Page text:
I Just Lately Started Buying Wings: Missives from the Other Side of Silence

I Just Lately Started Buying Wings: Missives from the Other Side of Silence

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by Kim Dana Kupperman
     
 

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I Just Lately Started Buying Wings is a finely crafted debut, winner of the 2009 Bakeless Nonfiction Prize

Kim Dana Kupperman's essays plumb the emotional and spiritual depths of a transitory life. Her episodic "missives" cover territory from the chaos of a frenetic childhood to love affairs, failed and otherwise, to the Chernobyl nuclear accident,

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Overview

I Just Lately Started Buying Wings is a finely crafted debut, winner of the 2009 Bakeless Nonfiction Prize

Kim Dana Kupperman's essays plumb the emotional and spiritual depths of a transitory life. Her episodic "missives" cover territory from the chaos of a frenetic childhood to love affairs, failed and otherwise, to the Chernobyl nuclear accident, to an ocean-crossing search for her Eastern European roots. In confident, lyrical prose, Kupperman leads the reader through a winding gallery—a collection of still lifes and portraits, landscapes of loneliness and love.

Editorial Reviews

From the Publisher

“[These essays] return readers to the fundamental nonfiction experience, an immersion in real life, exquisitely rendered. Here is a world--her world--so finely observed that it becomes our world, too. Here is a voice, both smoldering and meditative, that inhabits every page like an attentive host, inviting us in and offering no choice but to step over the threshold.” —Sue Halpern, Bakeless Nonfiction Judge

“'Go fish, Kimche, go fish,' says her grandmother Fanya. And fish Kim Dana Kupperman does, down into the deep uncertain pool of suicide, death by AIDS, religious identity, bodies altered by the radiation poured forth at Chernobyl. These linked stories add up to a life--her life--in ways that are both harrowing and affirming, and that command our readerly respect.” —Albert Goldbarth, Author of The Kitchen Sink and To Be Read in 500 Years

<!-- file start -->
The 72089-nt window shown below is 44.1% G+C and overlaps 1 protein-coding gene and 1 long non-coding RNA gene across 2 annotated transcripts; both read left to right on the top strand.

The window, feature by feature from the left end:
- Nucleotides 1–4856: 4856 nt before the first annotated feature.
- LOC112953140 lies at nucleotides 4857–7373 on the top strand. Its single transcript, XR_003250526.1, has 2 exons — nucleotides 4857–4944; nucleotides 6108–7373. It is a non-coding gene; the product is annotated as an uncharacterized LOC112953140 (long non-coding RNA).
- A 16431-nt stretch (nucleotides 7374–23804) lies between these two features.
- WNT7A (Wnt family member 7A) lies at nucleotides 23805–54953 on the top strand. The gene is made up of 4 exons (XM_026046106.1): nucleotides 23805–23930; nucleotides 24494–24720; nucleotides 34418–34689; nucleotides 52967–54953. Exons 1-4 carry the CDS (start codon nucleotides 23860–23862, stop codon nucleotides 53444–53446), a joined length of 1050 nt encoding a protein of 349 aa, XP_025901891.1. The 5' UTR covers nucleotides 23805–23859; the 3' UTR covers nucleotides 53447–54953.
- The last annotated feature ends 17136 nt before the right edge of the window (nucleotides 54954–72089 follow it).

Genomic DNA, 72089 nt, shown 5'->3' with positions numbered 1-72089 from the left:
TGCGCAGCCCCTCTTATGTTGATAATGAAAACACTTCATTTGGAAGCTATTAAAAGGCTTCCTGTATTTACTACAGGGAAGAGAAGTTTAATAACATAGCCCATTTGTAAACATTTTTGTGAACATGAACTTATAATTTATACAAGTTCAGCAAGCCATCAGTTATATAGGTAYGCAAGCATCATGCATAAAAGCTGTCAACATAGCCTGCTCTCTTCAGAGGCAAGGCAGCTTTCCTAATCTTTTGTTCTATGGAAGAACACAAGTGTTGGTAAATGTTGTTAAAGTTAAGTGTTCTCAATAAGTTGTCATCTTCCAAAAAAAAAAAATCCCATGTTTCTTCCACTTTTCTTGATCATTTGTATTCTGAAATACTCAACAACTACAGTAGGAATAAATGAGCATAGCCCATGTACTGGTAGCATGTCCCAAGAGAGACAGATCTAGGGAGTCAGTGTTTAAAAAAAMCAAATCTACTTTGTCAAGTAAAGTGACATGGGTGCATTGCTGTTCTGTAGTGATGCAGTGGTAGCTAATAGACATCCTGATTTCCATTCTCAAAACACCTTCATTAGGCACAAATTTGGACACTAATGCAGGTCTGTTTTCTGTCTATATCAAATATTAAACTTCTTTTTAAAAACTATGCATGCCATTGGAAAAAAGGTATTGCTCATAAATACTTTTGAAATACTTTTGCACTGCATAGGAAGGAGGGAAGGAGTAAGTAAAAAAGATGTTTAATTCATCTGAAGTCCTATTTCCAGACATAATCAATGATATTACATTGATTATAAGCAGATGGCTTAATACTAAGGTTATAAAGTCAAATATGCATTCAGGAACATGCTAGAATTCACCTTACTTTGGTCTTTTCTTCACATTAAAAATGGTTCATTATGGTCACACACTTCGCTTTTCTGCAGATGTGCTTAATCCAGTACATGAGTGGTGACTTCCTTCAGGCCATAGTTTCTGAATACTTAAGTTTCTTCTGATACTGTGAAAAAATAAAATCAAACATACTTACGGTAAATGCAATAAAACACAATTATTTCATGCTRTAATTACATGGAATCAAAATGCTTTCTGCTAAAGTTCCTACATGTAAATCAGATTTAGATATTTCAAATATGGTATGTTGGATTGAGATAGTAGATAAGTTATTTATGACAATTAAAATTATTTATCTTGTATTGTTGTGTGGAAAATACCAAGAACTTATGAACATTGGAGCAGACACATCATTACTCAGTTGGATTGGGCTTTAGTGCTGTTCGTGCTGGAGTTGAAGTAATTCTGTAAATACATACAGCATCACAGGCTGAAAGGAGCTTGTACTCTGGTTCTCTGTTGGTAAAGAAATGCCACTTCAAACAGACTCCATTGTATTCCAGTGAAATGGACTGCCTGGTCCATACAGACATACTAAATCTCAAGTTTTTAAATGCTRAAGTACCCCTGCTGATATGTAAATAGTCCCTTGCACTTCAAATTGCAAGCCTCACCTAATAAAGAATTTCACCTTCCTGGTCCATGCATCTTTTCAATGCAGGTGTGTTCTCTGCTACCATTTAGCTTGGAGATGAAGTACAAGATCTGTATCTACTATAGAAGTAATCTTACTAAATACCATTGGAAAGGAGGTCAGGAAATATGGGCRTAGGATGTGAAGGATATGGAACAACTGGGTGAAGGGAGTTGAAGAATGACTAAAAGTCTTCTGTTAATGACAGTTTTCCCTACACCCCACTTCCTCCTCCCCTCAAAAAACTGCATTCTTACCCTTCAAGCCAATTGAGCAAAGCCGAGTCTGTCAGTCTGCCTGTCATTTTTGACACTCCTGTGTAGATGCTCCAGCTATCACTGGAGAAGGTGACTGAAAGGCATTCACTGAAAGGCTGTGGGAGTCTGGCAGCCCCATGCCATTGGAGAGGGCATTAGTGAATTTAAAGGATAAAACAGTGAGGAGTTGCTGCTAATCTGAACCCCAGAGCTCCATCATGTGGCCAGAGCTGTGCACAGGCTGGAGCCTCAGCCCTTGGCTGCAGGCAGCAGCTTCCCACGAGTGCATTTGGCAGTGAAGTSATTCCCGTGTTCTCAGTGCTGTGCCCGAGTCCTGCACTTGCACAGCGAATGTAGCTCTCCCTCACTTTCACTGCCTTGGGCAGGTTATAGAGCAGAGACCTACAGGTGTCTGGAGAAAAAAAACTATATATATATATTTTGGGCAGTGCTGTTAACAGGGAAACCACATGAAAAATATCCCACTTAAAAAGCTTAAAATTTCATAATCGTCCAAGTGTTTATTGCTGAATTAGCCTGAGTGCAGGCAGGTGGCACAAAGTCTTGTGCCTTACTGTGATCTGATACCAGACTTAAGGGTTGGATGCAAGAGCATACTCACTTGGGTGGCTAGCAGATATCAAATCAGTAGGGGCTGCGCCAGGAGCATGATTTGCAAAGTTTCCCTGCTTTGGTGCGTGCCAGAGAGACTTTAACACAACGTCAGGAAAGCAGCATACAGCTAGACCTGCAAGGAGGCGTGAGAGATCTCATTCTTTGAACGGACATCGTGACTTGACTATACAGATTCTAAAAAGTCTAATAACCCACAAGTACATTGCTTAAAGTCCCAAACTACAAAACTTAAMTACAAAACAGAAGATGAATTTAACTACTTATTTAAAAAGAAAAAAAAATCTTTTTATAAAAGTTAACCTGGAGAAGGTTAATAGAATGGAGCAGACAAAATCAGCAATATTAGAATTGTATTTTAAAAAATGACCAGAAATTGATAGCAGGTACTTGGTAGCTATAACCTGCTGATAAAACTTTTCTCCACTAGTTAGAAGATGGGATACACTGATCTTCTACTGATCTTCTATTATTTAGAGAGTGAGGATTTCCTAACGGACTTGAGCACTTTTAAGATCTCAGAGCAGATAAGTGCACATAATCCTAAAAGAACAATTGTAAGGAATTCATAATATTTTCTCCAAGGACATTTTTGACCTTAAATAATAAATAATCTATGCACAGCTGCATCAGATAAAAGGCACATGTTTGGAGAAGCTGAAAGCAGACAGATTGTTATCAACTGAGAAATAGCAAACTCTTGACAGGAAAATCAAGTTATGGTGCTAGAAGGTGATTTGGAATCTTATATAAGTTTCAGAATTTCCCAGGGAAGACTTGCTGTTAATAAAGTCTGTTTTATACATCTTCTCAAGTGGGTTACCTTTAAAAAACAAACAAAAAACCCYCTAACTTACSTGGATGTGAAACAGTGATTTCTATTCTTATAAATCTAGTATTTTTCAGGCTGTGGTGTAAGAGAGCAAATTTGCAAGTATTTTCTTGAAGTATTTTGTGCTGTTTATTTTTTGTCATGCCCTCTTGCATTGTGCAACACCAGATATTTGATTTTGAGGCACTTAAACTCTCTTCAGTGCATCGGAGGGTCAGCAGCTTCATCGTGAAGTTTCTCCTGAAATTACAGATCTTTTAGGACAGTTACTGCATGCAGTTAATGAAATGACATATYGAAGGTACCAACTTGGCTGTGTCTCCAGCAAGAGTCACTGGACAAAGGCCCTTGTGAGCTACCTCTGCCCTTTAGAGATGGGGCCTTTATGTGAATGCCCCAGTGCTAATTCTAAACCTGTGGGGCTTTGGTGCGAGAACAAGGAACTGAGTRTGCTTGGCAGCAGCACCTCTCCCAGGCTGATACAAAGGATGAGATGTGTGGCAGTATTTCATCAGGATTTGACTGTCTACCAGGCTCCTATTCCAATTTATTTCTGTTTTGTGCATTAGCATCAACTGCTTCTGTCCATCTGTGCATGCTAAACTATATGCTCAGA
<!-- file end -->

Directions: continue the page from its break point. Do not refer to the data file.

“Kim Dana Kupperman is many things in this collection of essays--a daughter of tumultuous parents, granddaughter in search of her Ukrainian grandmother, sister of variously troubled half-brothers, a woman trying to sort through the vagaries of her own heart. We note the many things she is and has been, but what is even more exciting in this brilliant debut is that we feel in the presence of a writer. With sensuous, precise, and superbly crafted language, Kupperman gives us what literature at its best does: compelling stories artfully told.” —Barbara Hurd, author of Walking the Wrack Line: On Tidal Shifts and What Remains

“In prose that is by turns lyrical and precise, Kim Kupperman examines the mystery and depth of the human heart. Generous, forceful, and compassionate, I Just Lately Started Buying Wings is a stunning debut by an essayist of the first rank.” —Michael Steinberg, Founding Editor, Fourth Genre

“A remarkably talented writer, Kim Dana Kupperman understands the essay first and foremost as a literary form. Yet she never ventures into craft or creativity for its own sake. I Just Lately Started Buying Wings is a high-voltage book grounded in the passionate and often messy business of living. And best of all with these essays, something vital is always at issue.” —Robert Atwan, Series Editor, The Best American Essays

Author of The Kitchen Sink and To Be Read in 500 Y Albert Goldbarth
'Go fish, Kimche, go fish,' says her grandmother Fanya. And fish Kim Dana Kupperman does, down into the deep uncertain pool of suicide, death by AIDS, religious identity, bodies altered by the radiation poured forth at Chernobyl. These linked stories add up to a life—her life—in ways that are both harrowing and affirming, and that command our readerly respect.
author of Walking the Wrack Line: On Tidal Shi Barbara Hurd